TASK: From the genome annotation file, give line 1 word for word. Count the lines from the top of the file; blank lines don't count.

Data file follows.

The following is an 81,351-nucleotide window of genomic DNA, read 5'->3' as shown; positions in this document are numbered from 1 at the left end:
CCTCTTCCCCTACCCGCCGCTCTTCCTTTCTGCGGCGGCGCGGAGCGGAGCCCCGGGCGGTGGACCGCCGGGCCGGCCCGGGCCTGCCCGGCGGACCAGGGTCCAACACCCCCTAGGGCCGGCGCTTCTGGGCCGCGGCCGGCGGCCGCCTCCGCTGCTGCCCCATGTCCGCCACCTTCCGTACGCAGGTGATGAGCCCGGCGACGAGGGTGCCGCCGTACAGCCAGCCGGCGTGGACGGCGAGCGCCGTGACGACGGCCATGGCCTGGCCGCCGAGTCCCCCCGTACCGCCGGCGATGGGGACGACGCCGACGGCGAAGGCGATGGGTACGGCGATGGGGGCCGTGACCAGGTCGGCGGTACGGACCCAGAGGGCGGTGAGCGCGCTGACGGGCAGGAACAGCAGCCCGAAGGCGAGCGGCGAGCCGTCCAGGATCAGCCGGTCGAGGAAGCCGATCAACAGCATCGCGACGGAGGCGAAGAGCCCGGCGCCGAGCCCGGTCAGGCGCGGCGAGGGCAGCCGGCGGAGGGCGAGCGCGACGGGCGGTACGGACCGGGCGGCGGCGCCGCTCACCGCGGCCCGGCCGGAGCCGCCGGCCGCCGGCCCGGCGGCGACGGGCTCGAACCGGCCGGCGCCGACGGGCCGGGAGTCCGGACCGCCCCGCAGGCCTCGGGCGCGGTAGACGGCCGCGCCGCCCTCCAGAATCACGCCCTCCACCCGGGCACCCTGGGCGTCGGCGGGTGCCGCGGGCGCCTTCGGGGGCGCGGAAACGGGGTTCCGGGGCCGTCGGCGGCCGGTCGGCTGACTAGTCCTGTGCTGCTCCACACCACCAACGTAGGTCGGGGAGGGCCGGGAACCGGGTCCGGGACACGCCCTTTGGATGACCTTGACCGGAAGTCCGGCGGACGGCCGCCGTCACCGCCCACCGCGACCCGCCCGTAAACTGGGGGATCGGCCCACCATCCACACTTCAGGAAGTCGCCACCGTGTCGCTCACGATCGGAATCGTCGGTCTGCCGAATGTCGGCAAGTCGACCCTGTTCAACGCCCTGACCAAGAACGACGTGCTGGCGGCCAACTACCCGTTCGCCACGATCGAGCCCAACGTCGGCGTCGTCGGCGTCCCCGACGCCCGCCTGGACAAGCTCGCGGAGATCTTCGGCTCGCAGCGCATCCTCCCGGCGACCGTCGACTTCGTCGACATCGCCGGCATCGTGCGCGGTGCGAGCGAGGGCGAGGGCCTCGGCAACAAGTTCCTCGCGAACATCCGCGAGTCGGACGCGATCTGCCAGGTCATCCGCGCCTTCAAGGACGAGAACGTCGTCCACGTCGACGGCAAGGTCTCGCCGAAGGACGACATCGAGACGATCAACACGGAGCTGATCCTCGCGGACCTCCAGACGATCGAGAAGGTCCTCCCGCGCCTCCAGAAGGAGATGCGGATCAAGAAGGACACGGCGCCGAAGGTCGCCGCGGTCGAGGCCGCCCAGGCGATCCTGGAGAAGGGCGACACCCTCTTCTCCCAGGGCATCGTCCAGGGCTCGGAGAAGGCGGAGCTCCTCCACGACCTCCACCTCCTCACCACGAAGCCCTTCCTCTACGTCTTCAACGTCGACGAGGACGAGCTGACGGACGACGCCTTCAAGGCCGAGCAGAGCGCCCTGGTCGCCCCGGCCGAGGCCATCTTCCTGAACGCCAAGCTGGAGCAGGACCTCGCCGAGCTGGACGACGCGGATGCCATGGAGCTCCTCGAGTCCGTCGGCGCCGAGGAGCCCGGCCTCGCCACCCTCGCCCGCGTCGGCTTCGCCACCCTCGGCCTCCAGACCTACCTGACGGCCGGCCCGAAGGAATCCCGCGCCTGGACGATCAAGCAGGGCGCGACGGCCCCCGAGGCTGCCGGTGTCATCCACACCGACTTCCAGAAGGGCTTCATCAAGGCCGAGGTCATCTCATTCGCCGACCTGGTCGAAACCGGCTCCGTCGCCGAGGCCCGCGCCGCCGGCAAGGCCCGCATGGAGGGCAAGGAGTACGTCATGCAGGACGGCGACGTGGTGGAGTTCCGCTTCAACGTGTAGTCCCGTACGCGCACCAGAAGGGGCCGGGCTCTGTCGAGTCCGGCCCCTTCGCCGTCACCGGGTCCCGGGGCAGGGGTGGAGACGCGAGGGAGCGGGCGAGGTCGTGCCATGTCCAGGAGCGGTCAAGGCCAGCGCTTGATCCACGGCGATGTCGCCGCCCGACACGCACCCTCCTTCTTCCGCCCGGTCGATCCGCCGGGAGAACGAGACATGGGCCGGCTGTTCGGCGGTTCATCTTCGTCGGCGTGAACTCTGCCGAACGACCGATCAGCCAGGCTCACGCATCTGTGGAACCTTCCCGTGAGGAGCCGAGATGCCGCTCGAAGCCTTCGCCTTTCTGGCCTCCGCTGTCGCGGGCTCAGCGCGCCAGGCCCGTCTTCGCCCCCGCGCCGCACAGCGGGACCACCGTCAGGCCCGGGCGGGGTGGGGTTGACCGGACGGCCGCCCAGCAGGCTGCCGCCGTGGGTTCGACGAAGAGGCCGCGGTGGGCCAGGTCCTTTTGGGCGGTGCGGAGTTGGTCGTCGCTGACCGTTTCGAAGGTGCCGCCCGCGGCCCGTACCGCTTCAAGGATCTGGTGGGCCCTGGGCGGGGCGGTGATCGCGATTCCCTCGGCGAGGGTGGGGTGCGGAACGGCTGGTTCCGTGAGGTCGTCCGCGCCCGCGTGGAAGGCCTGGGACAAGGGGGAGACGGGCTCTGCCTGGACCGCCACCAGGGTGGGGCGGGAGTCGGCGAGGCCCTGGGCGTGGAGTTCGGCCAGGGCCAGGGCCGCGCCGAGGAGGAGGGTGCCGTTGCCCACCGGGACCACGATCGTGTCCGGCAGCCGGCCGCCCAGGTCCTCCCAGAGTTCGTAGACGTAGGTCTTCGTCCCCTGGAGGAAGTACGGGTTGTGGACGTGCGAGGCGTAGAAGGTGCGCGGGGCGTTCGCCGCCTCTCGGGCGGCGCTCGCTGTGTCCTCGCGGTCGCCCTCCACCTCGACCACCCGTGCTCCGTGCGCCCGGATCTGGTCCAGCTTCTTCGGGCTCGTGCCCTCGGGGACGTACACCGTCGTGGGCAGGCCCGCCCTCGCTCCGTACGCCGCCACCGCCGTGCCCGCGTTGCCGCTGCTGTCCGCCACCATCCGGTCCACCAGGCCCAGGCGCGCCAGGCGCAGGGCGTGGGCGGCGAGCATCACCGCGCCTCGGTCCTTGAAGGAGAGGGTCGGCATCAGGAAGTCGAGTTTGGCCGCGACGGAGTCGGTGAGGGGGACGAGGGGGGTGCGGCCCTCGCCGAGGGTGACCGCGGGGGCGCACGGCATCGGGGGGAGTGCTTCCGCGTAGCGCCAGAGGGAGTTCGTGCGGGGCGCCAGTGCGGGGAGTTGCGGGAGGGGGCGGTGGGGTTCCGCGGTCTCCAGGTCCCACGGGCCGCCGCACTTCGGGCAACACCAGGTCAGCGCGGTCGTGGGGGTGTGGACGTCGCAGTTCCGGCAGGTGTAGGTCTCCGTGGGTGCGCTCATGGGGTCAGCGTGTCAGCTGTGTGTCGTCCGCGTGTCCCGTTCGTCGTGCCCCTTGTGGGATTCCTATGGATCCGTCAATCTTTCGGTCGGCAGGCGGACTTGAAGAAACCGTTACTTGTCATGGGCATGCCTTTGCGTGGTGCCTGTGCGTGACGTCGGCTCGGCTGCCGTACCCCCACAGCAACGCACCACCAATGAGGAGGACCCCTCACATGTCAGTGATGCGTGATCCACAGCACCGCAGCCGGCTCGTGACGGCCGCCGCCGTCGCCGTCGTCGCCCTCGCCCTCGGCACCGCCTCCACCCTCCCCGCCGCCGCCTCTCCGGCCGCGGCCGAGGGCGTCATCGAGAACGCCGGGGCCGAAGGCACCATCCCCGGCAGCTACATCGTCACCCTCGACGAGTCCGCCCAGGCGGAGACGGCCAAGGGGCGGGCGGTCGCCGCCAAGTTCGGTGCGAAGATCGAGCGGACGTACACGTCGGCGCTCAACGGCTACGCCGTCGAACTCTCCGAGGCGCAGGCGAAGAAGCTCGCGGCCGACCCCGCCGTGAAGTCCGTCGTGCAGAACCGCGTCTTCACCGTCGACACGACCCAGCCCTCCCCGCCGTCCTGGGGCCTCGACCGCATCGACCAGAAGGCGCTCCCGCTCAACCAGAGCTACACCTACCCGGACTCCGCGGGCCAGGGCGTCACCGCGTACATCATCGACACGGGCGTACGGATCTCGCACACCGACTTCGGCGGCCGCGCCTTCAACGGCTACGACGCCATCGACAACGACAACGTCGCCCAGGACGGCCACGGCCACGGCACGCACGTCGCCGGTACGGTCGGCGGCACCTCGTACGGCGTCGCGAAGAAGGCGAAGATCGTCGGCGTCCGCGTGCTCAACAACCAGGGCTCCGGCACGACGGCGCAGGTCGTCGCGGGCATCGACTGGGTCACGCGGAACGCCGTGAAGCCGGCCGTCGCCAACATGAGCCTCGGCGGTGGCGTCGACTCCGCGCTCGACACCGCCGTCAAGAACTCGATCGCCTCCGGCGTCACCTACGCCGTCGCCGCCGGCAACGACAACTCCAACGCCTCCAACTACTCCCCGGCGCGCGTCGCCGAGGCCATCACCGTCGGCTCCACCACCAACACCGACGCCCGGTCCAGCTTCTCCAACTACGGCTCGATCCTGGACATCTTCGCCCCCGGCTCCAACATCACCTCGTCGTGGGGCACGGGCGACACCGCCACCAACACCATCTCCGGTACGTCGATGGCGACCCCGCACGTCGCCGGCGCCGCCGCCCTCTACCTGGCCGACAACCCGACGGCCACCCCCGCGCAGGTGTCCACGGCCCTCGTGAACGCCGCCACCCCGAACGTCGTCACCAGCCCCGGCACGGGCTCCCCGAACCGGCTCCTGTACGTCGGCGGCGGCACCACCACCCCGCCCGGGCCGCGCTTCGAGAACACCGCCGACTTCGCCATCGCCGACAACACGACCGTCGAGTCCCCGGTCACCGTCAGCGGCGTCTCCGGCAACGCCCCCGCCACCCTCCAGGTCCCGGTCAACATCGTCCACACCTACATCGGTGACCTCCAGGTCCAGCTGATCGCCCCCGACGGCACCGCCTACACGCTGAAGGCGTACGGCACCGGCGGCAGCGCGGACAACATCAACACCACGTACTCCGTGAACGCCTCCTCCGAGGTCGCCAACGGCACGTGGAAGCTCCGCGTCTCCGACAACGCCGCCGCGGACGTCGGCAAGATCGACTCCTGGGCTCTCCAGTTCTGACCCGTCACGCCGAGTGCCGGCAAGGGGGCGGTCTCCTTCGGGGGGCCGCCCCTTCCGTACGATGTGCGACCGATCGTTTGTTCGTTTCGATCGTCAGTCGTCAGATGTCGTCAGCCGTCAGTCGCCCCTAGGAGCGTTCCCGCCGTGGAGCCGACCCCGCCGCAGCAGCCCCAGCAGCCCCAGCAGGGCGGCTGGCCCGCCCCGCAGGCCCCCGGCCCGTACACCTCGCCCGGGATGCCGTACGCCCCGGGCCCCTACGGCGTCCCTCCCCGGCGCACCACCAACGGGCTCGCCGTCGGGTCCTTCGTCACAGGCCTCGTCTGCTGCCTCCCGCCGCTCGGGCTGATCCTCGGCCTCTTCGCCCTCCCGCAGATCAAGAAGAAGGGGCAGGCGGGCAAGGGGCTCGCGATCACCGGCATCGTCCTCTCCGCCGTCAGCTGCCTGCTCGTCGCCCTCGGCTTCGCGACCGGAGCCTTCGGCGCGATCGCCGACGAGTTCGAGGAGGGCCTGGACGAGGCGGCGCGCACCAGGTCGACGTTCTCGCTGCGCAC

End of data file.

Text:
The following is an 81,351-nucleotide window of genomic DNA, read 5'->3' as shown; positions in this document are numbered from 1 at the left end: